If you’ve actually got a taste for Japanese-style short-grain white rice, here’s what years of experimentation have taught Akemi and I: Most of what you find in a US West Coast supermarket is junk.
The best readily-available rice on the West Coast is Lundberg Organic Sushi rice (also sold in bulk), but even that is only decent. If, however, you can find a well-stocked Asian market, Tamanishiki (comes in a yellow bag) is the best stuff—not going to stand up to the best stuff in Japan, but it’s even up to snuff by Japanese standards (H-mart, a Korean supermarket chain withÂ locations all over the US, carries it, for example). It will also run you about $25 for a 15-pound bag, and is as far as I’ve seen the most expensive of the common high-end brands. You get what you pay for, I guess. (You can order a bag through Amazon, amusingly, although shipping will run you $17: Tamanishiki, 15 lbs.)
Also keep your eye out for “New Crop” stickers—the bag gets those when it’s fresh and starchier, which is to say better by Japanese standards.
If you’re looking for a step up even from that, I have seen, in San Francisco’s small Japanese district, several house-brand, small-bagÂ organicÂ versions of more common brands. That’s the only place I ever saw them, and I didn’t try one because they were twice the price of anything else and the penny pincher in the family vetoed it.
Rice quality is a touchy subject among Japanese and aficionados of Japanese food. Up through meeting Akemi, I was under the impression that rice was rice. It took a few years of demonstration otherwise before I eventually developed my taste to the point that not only was long-grain white rice entirely unpalatable (dry and bland)Â unless it’s being fried or otherwise seasoned, I could tell the difference between low, medium, and high-quality short-grain (aka Calrose), Japanese-style rice.Â Japanese people, of course, have been doing the same thing since birth, so their pickiness is that much worse. I’ve sampled a pretty wide range of quality, including the privilege of a small annual bag of fresh, hand-picked, farmers’ special straight from the fields in Japan, on account of there being some old-timer rice farmers in the extended family—nowÂ that is good stuff.
On the plus side, I can now properly appreciate a super-premium product like that on a more-than-conceptual level. On the minus, I can no longer stand “cheap” rice, into which category a surprising amount of Asian restaurant rice falls. Oh well; thus is the price of being a connoisseur/food snob.
Pro tips: The biggest sign of quality in white rice is how it tastes on the second day; the better the rice, the fresher it seems when reheated. Also, never refrigerate cooked rice—a chemical reaction occurs that turns it into a bowl of tiny rocks. Surprisingly, though, it will keep for at least a day, probably two or three, out of the fridge, so long as your house isn’t too warm; freezing it also works quite well. When reheating rice (particularly if it’s been frozen), sprinkle a bit of water on it, cover, and microwave—this basically re-cooks it to restore the texture to a pretty good approximation of when it was fresh. It won’t help much with refrigerated rice, but it’s better than throwing it out.
The easiest way to cook rice is to get a standalone electric rice cooker. The fanciest Japanese ones use all manner of crazy technology—fuzzy logic control schemes, inductive heating, triple-Teflon-coated bowls, and Lord knows what else—and of course have a price to match (not unusual to see them costing into the $200 range). That’s all fine and dandy, but really, the budget $20 crock-pot-style cookers at your local K-Mart will get the job done with a minimum of hassle. At worst they’re likely to burn a little of the rice to the bottom.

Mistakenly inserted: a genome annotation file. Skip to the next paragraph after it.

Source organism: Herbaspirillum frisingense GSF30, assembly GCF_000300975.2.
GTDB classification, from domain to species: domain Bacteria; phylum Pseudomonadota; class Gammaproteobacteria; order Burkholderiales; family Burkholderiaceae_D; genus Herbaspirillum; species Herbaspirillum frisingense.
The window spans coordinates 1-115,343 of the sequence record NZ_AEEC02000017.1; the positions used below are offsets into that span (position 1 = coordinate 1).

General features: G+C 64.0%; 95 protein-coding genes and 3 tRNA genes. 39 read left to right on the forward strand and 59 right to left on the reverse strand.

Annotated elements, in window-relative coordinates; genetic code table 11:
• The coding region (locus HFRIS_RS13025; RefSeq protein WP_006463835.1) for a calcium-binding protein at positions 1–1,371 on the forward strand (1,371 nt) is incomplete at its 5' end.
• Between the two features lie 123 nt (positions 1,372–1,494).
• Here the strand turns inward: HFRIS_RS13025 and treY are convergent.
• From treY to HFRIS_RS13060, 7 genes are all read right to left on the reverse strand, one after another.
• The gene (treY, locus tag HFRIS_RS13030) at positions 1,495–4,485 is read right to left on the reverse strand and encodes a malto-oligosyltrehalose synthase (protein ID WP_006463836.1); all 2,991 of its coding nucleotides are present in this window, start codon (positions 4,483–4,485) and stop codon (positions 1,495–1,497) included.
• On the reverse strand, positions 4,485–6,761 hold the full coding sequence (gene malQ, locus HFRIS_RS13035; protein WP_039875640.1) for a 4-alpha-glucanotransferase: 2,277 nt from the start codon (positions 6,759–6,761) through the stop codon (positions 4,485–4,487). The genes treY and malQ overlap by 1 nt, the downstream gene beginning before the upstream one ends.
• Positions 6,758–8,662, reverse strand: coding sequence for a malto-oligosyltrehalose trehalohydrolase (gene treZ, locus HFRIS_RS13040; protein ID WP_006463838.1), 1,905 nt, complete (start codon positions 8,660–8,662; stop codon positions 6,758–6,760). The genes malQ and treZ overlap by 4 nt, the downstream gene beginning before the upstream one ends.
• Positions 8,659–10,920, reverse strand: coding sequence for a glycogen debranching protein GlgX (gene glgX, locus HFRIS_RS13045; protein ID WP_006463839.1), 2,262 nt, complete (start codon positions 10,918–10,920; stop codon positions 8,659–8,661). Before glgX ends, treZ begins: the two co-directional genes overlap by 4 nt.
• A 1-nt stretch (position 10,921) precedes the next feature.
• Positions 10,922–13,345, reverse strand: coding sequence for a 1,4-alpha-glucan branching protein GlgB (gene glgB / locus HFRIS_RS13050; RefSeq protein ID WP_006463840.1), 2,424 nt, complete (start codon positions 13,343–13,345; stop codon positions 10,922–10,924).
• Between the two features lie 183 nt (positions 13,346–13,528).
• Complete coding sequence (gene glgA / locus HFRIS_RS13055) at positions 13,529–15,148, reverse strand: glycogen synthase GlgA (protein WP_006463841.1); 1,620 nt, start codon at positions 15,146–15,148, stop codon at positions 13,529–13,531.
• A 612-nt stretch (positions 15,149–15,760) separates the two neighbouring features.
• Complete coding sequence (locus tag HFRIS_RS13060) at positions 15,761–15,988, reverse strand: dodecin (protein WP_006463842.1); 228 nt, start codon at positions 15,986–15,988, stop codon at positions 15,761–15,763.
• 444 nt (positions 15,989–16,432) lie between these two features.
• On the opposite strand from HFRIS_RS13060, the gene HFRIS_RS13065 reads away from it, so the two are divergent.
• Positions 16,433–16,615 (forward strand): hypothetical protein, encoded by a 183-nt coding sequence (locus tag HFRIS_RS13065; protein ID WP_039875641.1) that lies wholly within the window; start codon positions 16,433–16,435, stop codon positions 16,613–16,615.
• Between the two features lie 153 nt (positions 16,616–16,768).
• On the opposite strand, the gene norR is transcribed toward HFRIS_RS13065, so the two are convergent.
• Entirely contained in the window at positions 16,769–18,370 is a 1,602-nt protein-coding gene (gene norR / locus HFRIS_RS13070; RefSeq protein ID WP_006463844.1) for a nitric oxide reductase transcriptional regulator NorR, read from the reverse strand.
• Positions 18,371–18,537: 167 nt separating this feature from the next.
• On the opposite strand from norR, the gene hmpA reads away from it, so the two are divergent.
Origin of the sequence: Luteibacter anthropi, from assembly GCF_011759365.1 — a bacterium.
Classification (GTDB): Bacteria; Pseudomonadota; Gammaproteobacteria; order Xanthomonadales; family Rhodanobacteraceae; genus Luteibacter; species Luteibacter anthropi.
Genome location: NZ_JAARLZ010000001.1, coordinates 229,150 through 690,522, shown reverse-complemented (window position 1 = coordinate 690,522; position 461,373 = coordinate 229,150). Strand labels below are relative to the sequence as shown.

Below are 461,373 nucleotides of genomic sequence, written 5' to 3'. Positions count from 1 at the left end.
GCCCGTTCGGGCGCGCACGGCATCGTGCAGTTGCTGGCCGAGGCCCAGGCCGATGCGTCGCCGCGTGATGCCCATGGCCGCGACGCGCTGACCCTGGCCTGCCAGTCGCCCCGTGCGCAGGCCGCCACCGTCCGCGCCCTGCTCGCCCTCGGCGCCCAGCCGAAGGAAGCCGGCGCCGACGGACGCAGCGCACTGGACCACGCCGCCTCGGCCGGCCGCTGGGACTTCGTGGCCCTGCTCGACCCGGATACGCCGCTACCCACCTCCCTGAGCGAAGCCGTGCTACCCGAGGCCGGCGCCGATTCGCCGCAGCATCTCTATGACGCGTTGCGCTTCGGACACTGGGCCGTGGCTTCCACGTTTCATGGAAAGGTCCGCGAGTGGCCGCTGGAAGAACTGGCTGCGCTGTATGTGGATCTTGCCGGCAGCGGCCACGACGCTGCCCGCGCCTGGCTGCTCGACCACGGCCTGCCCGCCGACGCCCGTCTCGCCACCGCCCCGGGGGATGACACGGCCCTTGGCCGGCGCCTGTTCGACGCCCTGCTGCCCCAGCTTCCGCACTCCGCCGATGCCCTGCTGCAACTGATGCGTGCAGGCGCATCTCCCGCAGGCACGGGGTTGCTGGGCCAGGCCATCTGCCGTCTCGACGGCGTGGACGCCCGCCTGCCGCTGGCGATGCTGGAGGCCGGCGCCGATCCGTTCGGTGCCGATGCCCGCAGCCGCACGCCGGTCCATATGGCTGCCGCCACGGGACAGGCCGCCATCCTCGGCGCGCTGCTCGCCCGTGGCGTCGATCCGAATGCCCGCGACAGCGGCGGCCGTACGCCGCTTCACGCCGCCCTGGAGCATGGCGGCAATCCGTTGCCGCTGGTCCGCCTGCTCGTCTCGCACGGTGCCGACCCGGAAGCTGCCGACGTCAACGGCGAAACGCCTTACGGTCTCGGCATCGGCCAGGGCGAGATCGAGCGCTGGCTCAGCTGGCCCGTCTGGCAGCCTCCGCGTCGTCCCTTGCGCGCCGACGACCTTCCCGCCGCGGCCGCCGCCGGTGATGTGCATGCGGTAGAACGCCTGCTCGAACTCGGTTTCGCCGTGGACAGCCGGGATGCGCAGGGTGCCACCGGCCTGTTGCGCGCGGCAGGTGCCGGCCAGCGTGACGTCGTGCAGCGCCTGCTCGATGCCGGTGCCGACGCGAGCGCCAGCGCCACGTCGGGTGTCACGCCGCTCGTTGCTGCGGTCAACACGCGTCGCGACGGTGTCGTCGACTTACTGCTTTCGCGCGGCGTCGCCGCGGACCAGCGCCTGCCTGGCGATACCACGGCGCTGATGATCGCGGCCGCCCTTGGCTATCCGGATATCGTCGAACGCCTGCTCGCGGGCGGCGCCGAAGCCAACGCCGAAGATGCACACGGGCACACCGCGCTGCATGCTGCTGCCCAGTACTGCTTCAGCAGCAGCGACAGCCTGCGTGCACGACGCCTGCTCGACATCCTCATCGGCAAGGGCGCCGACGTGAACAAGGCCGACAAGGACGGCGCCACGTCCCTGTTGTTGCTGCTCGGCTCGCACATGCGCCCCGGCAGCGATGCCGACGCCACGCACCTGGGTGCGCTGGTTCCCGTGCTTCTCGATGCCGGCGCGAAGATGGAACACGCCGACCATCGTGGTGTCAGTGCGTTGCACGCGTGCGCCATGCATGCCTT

Any rice cooker will also come with a measuring cup and have markings on the side so that you can easily determine how much water to put in for a given number of cups of rice. This is probably obvious, but keep in mind that one dry cup of rice expands into a considerably larger amount of cooked rice—about three times as much. (Interestingly, “rice cooker cups” used when measuring dry rice are generally standardized at 180ml, which is smaller than both a US cup, which is 240ml, and a Japanese cup, which is 200ml; this is a leftover of an archaic unit of Japanese measurement, Gou. The only other thing now measured in that unit is sake. Fortunately, if the water level marks on a rice cooker are designed for these cups, it will always include a properly-sized measuring cup.)
A few cooking tips: While you don’t need to wash rice, the Japanese almost always do—at least two rinses in my family. With less-fresh rice—which is to say anything not labeled “New Crop”—it’ll come out better if you let it sit in the water for about 45 minutes before you start it cooking. You probably also want to add a little more water than the rice cooker tells you to, or it may be on the firm side.
Incidentally, don’t take this to mean we don’t appreciate brown rice. Whatever culinary purpose white rice serves, brown rice (which hasn’t had the outer shell removed) is drastically healthier than white. Indeed, you can very nearly live on brown rice, while white rice—as Japanese sailors discovered the hard way in centuries past—lacks several essential nutrients. Countless men in the Japanese Navy died from Beriberi, a neurological disease with a funny name that’s a lot better known in Japan than elsewhere for exactly this reason—it’s caused by thiamine deficiency, which could have been prevented by eating whole rice instead of processed white stuff. The funny name isn’t Japanese by the way—it’s called Kakke in Japanese.
In fact, if you make onigiri—rice balls—with a 50/50 mix of short grain brown rice and white rice, they have an appealingly firm texture and are, if anything, even tastier. At worst, they’re unquestionably healthier than straight white.